Filed under: Press Articles
Written by Sokari Ekine
In her many works, South African photo activist Zanele Mutholi explores the meaning of being a same-gender-loving woman in Africa. Zanele’s photographic work challenges the many stereotypes of African womanhood, femininity, masculinity and victimhood often displayed by the media both on the continent and abroad. At the same time she allows herself – and us – to celebrate not just our bodies but what they do and give to us.
The women Zanele photographs are those she meets face to face in her community of lesbians in the townships of South Africa – Alexandria, Soweto, Vosloorus, Katlehong and Kagiso. In the series of photographs Faces and Phases she focuses on the face as an expression of the self whilst the phases are the stages and identities ‘which unfold in parallel in our existence’.
‘Individuals in this series of photographs hold different positions and play many different roles within the black lesbian community: soccer player, actress, scholar, cultural activist, lawyer, dancer, film maker, human rights/gender activist. However, each time we are represented by outsiders, we are merely seen as victims of rape and homophobia.’
The essence of each of the women is captured through their faces, which together with stance and clothing are expressions of their sexuality. The photos (both this exhibition and others by Zanele ) give an insight into how we create meaning of ourselves and the world around us, the feelings from inside which drive us to being who we are. I can’t express where these feelings come from, I just know they are deep inside and the only relief is to let them out by expressing them physically and emotionally. When those meanings – attitudes, beliefs, expectations, dreams, everything that is YOU – challenge patriarchy and social mores they become stigmatized and hold painful consequences for those who dare to release their inner selves. In such hostile environments, coming out is an act of resistance, and creating meaning through community is a further act of resistance and also one of survival.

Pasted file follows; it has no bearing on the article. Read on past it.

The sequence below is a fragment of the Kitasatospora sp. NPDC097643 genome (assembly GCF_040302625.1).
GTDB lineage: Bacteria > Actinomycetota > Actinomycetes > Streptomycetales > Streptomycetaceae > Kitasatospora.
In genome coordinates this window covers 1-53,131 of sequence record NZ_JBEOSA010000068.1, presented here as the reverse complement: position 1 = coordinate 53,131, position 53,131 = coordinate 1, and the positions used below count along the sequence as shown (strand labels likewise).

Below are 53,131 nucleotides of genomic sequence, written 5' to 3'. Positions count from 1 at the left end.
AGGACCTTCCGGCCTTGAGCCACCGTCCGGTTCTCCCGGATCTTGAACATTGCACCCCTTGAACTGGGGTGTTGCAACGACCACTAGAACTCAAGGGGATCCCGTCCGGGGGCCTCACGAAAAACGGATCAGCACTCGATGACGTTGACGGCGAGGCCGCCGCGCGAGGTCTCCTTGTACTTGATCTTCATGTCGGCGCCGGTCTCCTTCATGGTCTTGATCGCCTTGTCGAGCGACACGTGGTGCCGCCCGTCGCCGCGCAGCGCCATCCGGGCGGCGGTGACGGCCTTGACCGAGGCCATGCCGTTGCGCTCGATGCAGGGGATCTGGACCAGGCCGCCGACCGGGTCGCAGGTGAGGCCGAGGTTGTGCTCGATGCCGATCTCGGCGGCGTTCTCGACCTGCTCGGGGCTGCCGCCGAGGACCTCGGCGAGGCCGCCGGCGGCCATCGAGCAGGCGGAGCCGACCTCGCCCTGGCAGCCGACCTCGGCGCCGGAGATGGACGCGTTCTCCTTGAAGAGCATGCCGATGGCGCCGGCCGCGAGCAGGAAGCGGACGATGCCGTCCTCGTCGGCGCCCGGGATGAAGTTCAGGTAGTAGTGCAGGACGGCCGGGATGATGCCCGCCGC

Zanele mentions the pain and the joy behind some of the women:
‘From an insider’s perspective, this project is meant as a commemoration and a celebration of the lives of black lesbians that I met in my journeys through the townships. Lives and narratives are told with both pain and joy, as some of these women were going through hardships in their lives. Their stories caused me sleepless nights as I did not know how to deal with the urgent needs I was told about.’
The pain of being violated by men as well as of being ostracized from family and community leave many African lesbians dislocated, with feelings of unbelonging and guilt leading to depression and low self-esteem and to more violations of self and partners. But there is also joy. The joy of being oneself and living within the body and mind that is comfortable and is you. Of standing up and making the declaration that this is who I am no matter what. The joy of loving and being loved by lovers and friends. But it remains a daily struggle as homophobia follows you around like a shadow in the fading light.
And the tentacles of homophobia reach across the Sahara and Mediterranean to engulf you in the Diaspora. Many African lesbians living in the West, which is not an easy choice in itself, find themselves living in isolation. The need to be part of our nation in exile conflicts with the need to be our lesbian selves. Do you become anonymous or resign yourself to forced heterosexuality, denial and deep depression? Far from home the loss of family, community and religious affiliation is exacerbated. For those who do not have papers there is the additional stress of being found by the police and immigration authorities and having to fight for survival on multiple fronts. To get a job and send money home; to be out; to hide your immigration status; to disappear and become invisible in all aspects of your life.
Zanele describes her photographic work as ‘visual activism’ and a way to ‘mark resistance and existence as black lesbians in our country, because it is important to put a face on each and every issue’.
This article was first published in the new internationalist blog. All photographs are by Zanele Muholi. You can view more here .
About the author:
Sokari Ekine is a Nigerian social justice activist and blogger. She writes an award winning blog, Black Looks,
which she setup over four years ago, writing on a range of topics such as LGBTI Rights in Africa, gender issues, human rights, the Niger Delta and Land Rights.
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